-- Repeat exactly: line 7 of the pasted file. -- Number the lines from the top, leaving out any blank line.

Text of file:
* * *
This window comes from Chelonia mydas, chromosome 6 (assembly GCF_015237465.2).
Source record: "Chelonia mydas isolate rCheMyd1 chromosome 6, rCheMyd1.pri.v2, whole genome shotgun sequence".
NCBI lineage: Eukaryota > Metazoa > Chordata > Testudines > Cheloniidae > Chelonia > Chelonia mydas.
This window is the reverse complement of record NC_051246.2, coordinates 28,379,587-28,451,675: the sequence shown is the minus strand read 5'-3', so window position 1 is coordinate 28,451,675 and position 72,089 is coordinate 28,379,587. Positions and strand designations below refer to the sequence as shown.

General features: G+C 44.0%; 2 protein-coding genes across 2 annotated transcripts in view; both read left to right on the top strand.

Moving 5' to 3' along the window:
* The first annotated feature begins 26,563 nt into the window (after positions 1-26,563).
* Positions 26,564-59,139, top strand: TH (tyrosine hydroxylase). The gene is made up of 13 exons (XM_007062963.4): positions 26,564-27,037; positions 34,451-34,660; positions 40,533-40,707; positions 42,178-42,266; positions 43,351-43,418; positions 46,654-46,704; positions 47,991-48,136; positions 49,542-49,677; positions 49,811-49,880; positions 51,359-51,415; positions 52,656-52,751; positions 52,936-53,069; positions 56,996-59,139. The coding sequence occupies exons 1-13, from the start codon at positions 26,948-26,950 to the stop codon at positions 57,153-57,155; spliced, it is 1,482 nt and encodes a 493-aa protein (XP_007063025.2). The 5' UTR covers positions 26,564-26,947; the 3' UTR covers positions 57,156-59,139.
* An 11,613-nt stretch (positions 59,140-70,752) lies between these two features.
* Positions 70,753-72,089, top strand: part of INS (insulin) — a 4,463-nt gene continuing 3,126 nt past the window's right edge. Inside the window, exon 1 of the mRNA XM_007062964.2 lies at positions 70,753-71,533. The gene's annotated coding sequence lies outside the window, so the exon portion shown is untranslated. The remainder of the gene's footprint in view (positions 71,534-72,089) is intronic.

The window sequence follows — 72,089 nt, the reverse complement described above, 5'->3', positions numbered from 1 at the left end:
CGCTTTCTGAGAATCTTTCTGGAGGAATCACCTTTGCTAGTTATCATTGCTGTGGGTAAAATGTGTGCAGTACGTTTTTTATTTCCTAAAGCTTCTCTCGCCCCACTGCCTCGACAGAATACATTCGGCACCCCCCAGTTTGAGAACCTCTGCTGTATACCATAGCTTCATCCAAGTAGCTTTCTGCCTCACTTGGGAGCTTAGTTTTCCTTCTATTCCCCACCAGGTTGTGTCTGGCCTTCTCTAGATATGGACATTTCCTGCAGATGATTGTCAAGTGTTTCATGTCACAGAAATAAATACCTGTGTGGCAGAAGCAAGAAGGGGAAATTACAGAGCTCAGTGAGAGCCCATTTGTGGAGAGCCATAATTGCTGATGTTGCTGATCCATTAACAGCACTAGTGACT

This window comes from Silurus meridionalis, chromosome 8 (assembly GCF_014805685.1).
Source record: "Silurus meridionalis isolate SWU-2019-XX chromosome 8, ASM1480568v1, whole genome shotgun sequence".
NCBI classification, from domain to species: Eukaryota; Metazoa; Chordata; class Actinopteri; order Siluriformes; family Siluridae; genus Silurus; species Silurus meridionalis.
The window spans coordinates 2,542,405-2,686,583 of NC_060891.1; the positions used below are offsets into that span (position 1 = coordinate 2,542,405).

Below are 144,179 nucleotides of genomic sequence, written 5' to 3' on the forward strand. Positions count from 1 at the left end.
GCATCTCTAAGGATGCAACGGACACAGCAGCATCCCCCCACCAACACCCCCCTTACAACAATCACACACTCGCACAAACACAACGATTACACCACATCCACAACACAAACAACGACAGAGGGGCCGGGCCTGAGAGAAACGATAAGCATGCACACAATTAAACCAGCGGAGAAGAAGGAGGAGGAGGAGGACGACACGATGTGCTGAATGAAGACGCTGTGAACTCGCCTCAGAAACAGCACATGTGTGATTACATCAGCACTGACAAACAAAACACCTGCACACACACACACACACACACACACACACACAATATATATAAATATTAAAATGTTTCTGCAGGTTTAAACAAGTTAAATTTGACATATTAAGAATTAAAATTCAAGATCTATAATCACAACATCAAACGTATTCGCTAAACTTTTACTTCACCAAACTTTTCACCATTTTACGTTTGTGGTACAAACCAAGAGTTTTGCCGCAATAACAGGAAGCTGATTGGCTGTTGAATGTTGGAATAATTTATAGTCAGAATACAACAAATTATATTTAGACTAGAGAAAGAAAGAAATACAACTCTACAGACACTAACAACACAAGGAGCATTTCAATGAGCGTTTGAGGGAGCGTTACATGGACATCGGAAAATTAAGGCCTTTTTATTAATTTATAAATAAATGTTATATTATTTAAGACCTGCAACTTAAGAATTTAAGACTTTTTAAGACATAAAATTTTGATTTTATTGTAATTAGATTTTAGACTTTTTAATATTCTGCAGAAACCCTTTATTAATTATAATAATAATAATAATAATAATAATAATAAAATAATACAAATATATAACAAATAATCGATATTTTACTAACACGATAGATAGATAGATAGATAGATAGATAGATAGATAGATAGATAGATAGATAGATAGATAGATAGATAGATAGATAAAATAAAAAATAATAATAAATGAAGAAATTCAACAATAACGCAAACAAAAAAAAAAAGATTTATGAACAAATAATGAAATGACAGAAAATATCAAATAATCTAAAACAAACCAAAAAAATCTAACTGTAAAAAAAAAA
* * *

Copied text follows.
* The first annotated feature begins 26,563 nt into the window (after positions 1-26,563).